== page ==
A migration of 6 million people occurred within the United States during the 20th century that went largely unrecognized: blacks left the South to live in cities in the North and West that would provide them more freedom than they could find in the Jim Crow-era South. Author Isabel Wilkerson writes that what “historians would come to call the Great Migration … would become perhaps the biggest underreported story of the twentieth century.” She also quotes one historian as saying that “a comprehensive treatment of the century-long story of black migration does not exist,” so, in writing The Warmth of Other Suns, Wilkerson says she hopes to correct that omission.
She does so brilliantly. Wilkerson spent more than a decade working on this book, interviewing more than a thousand individuals who had participated in the migration, and then narrowing the focus of her book down to the stories of three individuals who represented the stories of all the others. She says that the book is “three projects in one: a collection of oral histories, a distillation of those oral histories into a narrative of three protagonists, and an examination of newspaper accounts and scholarly and literary works of the era and more recent analyses of the Migration to recount the motivations, circumstances, and perceptions of the Migration as it was in progress and to put the subjects’ actions into historical context.”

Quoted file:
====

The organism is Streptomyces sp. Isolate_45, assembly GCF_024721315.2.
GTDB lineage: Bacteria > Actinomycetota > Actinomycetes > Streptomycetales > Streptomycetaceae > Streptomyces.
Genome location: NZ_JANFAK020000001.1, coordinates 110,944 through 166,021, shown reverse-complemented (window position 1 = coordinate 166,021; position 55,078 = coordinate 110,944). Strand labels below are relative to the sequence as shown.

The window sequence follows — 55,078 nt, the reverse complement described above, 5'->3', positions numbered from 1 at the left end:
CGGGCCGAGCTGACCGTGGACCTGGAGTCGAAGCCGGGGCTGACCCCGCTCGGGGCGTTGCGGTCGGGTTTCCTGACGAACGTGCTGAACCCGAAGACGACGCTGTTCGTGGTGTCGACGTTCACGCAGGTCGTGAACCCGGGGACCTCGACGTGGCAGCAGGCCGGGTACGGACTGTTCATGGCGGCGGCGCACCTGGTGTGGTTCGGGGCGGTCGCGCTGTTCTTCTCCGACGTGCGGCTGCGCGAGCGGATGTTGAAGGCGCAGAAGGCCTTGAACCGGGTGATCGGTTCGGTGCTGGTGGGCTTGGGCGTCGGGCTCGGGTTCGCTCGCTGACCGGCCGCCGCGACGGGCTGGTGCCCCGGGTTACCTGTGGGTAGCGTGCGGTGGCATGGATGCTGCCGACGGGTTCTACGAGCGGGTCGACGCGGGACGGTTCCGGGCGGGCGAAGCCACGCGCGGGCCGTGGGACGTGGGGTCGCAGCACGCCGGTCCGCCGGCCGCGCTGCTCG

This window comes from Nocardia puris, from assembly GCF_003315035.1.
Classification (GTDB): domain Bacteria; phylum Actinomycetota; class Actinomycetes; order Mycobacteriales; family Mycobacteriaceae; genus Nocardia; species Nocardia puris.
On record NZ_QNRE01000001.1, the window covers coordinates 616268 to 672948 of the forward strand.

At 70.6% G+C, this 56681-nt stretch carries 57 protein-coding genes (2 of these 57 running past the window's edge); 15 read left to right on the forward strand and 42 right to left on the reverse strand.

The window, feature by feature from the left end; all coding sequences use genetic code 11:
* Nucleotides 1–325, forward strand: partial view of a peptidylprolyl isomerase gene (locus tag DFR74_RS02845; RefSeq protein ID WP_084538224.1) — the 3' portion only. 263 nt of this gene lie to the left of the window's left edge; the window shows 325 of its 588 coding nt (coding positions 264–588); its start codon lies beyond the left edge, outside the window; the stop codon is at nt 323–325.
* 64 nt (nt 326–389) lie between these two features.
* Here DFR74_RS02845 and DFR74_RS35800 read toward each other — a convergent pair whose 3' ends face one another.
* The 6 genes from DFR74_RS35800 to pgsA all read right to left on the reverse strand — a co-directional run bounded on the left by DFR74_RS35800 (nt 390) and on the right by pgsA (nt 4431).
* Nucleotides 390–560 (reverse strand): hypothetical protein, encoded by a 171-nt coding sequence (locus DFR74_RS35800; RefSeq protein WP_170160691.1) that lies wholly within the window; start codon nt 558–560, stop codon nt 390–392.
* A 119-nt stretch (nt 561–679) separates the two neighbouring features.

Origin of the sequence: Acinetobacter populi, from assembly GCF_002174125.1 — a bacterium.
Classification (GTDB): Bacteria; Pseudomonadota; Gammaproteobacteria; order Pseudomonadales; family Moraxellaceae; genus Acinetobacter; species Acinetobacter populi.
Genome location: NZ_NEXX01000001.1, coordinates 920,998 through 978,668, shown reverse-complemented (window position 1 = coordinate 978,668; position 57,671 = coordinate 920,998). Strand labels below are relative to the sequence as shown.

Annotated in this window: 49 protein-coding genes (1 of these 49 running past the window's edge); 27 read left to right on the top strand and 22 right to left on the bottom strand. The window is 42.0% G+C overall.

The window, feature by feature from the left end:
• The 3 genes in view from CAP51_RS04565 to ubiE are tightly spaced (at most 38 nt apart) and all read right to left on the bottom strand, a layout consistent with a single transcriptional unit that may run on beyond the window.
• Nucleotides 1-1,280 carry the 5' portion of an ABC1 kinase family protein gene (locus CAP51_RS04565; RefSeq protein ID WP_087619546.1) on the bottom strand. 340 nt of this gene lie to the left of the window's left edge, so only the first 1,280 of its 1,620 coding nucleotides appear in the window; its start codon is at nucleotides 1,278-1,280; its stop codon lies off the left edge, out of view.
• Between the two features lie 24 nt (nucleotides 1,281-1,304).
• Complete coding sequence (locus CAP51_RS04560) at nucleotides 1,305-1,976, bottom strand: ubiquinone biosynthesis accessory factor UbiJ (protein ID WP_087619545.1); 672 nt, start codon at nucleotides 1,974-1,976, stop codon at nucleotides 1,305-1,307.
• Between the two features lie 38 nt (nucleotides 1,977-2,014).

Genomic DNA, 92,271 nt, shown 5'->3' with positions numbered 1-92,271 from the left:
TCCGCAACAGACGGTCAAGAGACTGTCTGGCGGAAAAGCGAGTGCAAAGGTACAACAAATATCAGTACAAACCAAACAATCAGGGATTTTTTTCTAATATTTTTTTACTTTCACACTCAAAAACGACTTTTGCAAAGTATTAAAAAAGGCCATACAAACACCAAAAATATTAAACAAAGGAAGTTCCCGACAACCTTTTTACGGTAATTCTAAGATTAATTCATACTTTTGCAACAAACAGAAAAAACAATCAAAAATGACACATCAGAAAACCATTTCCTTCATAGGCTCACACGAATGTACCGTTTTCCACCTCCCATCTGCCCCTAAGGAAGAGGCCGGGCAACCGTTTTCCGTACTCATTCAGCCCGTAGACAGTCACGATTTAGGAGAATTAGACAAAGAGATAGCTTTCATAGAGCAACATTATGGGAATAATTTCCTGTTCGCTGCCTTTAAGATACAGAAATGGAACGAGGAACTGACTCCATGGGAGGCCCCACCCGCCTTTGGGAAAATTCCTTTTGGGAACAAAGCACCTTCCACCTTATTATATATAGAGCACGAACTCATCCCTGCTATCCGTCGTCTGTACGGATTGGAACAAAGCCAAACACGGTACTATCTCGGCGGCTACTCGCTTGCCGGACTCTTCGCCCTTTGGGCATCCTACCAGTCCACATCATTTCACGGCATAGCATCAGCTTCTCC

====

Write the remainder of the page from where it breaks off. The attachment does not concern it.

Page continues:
The book could and should be used as a resource in history classrooms around the country from here on out. But it is more than just a scholarly resource; it is a biography detailing the very real and human stories of three individuals who, as Wilkerson says, lived such full lives they could each have merited a book on their own. Readers of The Warmth of Other Suns get a feel for the sociological and historical ramifications of this migration as a whole, as the big picture. But they also get to know three people whose lives bore marks of tragedy, courage, strength and determination. Wilkerson says she was blessed to get to know these people, and by the end of the book, readers will surely agree.
I walked away from this book having learned a great deal; I hadn’t been completely aware of the vast migration that occurred, though I was undoubtedly aware that some blacks left the South for the North. But I was able to learn about the specific routes many people took, the reasons they left, the sacrifices they had to make to do so, and the impact on society that this migration had. I was reminded of the horrible ways in which whites treated blacks for a century after the Civil War. I have always been shocked that human beings could be so cruel to other human beings, and this book was just a reminder of the countless instances in which blacks were treated as less than human. I was impressed by the stories of the people who chose to leave the South at great cost and to start new lives in other cities, starting with nothing but their willingness to work at anything to take care of themselves and their families. After getting to know them and their dreams and sacrifices, I was sad to see their stories end.
The Warmth of Other Suns is a profoundly affecting and moving book that is well worth the time spent reading it.
Rated: Mild, for some mild language and some references to cruel acts done to blacks in the Jim Crow-era South.